What is APY?
APY is how your bank account makes more money. That is, when it is sitting and hanging out in your savings or checking account. As the name implies, it is the amount you will earn per year, and, the higher it is the more money that you make. The difference between an interest rate and an APY is that an APY also factors in compound interest.
Simple versus compound interest
Simple interest doesn’t compound (see how simple that is?) What that means is that you will earn the same amount of interest every month, month after month. Compound interest is the interest on both the money you put into your bank account and all the interest that you receive over time. You want to keep your APY up, up, up. Many online banks have an APY of 1.50 percent while the national average is 0.07 percent.
How does compound interest work?
Compounding will occur periodically (usually on a daily, or on a monthly, basis). If you have a choice, go with daily compounding, as it earns more money than monthly compounding. Usually, however, the amount is so small that it hardly bears any consideration. But when dealing with large amounts of money, this can change, although probably not too significantly. For example, $100,000 in an account with a 2 percent annual percentage yield earns only $2 more in one year when compounded daily instead of monthly.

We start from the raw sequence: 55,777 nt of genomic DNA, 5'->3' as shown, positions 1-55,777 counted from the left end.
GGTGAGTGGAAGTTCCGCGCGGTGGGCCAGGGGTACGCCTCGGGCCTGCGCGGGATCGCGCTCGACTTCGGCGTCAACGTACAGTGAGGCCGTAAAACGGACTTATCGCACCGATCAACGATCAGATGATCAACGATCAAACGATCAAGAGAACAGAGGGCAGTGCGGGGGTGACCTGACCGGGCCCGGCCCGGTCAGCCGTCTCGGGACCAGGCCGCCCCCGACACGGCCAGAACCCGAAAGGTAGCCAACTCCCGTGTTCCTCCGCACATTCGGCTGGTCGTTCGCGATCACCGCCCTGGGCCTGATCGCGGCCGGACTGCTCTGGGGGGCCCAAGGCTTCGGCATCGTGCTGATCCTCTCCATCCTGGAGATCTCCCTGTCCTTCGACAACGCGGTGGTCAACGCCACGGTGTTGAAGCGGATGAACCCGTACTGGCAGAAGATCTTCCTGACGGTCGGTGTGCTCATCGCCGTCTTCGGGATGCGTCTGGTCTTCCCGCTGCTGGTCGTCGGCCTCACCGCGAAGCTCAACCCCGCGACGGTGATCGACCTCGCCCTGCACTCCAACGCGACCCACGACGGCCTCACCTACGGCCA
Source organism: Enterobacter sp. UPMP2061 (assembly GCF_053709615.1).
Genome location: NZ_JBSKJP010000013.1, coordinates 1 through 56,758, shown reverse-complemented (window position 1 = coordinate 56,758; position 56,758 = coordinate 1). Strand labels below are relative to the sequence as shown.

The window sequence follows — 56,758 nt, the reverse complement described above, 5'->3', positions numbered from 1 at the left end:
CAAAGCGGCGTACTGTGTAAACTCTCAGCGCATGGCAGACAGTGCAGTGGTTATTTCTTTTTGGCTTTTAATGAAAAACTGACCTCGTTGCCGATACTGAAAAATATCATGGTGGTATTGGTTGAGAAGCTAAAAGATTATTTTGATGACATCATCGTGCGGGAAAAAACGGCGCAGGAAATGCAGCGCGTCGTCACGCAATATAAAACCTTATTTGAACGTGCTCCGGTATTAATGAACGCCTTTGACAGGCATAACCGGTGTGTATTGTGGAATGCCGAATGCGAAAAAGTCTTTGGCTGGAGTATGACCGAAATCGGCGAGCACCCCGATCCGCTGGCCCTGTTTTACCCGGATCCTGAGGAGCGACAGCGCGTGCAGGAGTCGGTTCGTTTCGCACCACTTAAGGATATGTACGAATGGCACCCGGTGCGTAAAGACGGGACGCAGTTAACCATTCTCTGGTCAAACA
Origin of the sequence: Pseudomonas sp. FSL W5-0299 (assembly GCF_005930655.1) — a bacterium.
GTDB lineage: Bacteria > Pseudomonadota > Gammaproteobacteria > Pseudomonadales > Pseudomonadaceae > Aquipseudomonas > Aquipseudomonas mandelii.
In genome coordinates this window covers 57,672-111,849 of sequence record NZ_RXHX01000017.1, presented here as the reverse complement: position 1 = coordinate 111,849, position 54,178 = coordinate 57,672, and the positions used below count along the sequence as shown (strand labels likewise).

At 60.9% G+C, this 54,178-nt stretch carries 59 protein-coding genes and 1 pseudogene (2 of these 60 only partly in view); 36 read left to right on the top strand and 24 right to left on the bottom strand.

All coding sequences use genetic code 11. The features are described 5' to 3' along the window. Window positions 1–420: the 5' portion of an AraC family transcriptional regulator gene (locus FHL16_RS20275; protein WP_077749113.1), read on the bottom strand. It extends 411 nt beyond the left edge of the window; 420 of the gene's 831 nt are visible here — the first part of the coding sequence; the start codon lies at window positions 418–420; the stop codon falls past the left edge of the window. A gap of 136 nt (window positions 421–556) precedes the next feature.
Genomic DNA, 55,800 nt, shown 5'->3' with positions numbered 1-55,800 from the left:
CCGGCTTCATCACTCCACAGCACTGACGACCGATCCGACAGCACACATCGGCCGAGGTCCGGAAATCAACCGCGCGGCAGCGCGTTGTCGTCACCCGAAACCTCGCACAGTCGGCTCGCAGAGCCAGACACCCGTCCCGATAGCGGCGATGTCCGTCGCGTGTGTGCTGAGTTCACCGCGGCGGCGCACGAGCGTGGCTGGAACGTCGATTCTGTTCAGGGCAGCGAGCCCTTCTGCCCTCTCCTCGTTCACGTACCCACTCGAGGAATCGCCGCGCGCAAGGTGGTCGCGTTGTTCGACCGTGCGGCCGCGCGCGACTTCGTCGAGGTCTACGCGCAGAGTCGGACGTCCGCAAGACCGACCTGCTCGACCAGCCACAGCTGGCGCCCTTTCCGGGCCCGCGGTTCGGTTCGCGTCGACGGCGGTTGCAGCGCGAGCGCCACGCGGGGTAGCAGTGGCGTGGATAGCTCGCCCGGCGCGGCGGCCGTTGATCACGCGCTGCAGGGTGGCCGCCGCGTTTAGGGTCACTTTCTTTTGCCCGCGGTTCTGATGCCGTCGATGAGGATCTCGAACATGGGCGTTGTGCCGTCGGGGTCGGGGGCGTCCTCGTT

APY is an important term to know for those who want to save more money. Which is … everyone, mostly, right? So, when shopping around for a new bank account, a high one should be on your list of standards before you take the leap!
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